Naturally, we begin with a snake. In late May, a 10-foot python crawled from 38-year-old Atthaporn Boonmakchuay’s squat toilet in his home in Thailand and latched onto his penis. There are conflicting reports about what happened next. But somehow either Boonmakchuay and/or his wife tied the snake to the bathroom door with a rope of some kind before Boonmakchuay passed out — from the pain, blood loss or both. What exactly happened to his dick was never revealed by doctors, but his bathroom was a horror show; the all-white tile floors and walls looked as though they had been mopped in blood. The New York Post reported that the snake had taken hold for a good 30 minutes. Boonmakchuay, however, seemed chill about it, at least according to his doctors. “He has a really good attitude … even though his own wife and children were in shock,” one of them told the Thai media. “He’s been smiling and giving interviews all day from his bed.”
Generally speaking, below-the-belt animal bites are more myth than fact. “In the United States animal bites account for 800,000 injuries yearly requiring medical attention and it is estimated that 1 of 2 Americans is bitten by an animal or person in their lifetime,” the Brazilian authors of the most comprehensive study on the topic wrote in The Journal of Urology in 2001. “Despite these rates genital trauma due to animal bite is rare.” So rare that the authors could only find 10 such bites over a 16-year period at their hospital. A similar study — this one focused on dog bites in developing countries — found just three more from January 1997 and July 2008.
You’re probably thinking to yourself, But what about the candiru, that nasty Amazonian fish that swims up your urethra while you’re swimming and takes residence there until it either kills you or a doctor forcibly removes it by cutting off your penis? I saw it on Grey’s Anatomy and read about it in Fight Club and Naked Lunch. That isn’t just rare; it’s bullshit. European explorers stoked the fears of a Great Penis-Eating Fish starting in the 19th century, probably inspired by campfire tales told by locals who learned of it via one Amazon-River-long game of telephone. According to a BBC article that debunks the candiru penis-devouring myth, “As W.R. Allen, a renowned Amazonian ichthyologist, put it: ‘I was told of numerous cases of the candirus entering the urethra, but they were always some distance downstream, and when I arrived downstream I was told of many such cases upstream.’” At best, the medical literature supports one such case, while the BBC quoted Stephen Spotte, a marine scientist who attempted to verify recent tales of candiru cock-chomping (without much luck), as saying the odds were about the same as “being struck by lightning while simultaneously being eaten by a shark.”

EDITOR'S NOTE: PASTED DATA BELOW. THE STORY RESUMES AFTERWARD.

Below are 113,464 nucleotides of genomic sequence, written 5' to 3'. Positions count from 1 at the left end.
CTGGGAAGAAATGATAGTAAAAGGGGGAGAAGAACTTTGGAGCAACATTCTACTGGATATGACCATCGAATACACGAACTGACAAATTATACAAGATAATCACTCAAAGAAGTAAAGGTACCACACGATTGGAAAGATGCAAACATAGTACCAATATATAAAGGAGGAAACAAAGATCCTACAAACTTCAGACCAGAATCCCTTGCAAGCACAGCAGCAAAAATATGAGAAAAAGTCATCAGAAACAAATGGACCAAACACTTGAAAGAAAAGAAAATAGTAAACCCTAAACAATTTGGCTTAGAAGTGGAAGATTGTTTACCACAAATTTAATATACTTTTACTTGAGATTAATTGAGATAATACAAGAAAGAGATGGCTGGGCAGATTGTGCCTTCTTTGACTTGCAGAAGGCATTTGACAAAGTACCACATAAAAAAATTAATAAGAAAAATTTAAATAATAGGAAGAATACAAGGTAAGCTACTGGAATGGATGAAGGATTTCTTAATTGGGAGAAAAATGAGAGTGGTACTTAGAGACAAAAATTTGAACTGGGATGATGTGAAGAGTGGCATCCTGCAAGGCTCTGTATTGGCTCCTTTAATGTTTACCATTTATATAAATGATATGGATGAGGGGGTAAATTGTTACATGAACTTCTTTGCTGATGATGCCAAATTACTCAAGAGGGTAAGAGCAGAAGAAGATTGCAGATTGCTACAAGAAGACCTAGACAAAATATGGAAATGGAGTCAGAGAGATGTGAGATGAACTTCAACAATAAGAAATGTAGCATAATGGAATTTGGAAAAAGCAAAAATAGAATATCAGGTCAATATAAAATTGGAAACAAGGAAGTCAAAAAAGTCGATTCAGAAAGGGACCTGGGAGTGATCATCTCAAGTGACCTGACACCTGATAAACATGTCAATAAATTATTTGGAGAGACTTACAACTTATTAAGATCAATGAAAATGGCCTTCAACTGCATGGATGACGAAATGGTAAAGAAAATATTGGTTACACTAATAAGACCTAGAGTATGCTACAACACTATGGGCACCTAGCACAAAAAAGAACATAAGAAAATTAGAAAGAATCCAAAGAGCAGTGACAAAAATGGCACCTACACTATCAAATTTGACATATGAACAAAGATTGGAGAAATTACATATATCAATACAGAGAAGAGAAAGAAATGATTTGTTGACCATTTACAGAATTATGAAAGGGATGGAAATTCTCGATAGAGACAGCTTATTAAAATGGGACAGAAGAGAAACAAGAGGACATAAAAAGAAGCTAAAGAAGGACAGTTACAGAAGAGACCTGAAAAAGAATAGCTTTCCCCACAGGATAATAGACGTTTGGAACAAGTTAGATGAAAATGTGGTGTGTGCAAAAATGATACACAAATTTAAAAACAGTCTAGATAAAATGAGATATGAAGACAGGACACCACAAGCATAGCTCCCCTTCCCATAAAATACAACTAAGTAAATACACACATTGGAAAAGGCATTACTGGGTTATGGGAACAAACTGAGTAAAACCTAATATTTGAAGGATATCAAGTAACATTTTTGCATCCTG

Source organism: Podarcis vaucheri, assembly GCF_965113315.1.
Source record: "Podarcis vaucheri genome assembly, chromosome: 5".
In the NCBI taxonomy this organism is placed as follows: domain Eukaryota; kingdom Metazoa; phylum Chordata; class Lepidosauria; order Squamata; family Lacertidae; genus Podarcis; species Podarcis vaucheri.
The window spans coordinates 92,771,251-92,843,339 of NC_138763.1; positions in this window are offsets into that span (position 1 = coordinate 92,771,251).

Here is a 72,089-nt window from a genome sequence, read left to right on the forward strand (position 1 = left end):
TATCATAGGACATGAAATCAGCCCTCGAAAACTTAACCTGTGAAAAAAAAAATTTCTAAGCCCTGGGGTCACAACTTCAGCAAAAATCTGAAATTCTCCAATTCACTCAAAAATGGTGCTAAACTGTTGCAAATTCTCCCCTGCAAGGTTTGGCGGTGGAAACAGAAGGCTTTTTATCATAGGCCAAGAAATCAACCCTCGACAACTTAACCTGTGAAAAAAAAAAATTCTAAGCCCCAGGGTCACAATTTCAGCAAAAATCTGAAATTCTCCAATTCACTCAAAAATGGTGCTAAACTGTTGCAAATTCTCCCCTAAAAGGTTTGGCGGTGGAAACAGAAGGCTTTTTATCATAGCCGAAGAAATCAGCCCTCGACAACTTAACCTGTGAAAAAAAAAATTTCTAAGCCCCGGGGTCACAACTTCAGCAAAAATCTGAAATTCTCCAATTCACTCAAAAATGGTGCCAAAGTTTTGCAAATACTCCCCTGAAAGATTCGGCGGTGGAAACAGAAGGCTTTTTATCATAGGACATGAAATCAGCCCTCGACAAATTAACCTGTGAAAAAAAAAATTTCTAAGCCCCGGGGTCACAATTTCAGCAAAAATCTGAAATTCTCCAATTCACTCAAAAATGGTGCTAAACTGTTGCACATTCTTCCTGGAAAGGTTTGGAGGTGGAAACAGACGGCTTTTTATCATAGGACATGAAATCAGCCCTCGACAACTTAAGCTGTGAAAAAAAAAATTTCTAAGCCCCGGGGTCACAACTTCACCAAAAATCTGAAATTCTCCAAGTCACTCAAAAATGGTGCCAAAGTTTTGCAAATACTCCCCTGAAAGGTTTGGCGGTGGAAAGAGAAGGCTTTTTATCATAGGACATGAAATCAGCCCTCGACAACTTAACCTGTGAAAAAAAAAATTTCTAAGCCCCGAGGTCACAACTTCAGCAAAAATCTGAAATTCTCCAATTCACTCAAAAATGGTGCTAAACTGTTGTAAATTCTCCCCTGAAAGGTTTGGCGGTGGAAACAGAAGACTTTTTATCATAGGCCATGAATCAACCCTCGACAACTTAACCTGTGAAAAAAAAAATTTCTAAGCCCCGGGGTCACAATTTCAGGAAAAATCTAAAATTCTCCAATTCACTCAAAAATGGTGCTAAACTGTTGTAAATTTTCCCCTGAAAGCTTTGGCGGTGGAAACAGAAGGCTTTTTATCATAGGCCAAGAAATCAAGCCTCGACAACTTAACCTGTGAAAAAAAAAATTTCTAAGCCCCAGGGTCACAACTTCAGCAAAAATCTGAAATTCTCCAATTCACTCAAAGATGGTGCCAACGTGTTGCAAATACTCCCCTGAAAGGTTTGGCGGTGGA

That’s not to say your penis can’t serve as fishing tackle. Case in point: This naked Russian angler who seemingly caught a grayling with his penis — for, it would appear, the amusement of his buddy Alexei, who happened to be filming the whole thing.
Larry David most famously offered up his dick as an animal chew toy for an audience: Jeff and Susie Greene’s dog biting his penis while he was taking a leak at their house during a Season Four episode of Curb Your Enthusiasm. (The dog allegedly gave Larry a boner, which is why Jeff theorized it went after Larry’s dick in the first place; true to Curb form, somehow all of this tied back to Larry’s role in the stage version of The Producers.)
But why end on a downer? After all, there’s one kind of insect bite that might actually be good for you dick — that of the Brazilian Wandering Spider. “[An] erection is a side effect that everybody who gets stung by this spider will experience along with the pain and discomfort,” an expert in the spider presented to the American Physiological Society back in 2007. “We’re hoping eventually this will end up in the development of real drugs for the treatment of erectile dysfunction.” Maybe it’s nature’s way of giving back for some of the manhood it’s taken.